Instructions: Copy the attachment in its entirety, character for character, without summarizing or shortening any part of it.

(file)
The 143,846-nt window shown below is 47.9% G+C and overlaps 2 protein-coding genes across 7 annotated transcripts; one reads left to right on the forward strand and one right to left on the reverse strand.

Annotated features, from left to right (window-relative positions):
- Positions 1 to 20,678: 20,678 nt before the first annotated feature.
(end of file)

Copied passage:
The 143,846-nt window shown below is 47.9% G+C and overlaps 2 protein-coding genes across 7 annotated transcripts; one reads left to right on the forward strand and one right to left on the reverse strand.

Annotated features, from left to right (window-relative positions):
- Positions 1 to 20,678: 20,678 nt before the first annotated feature.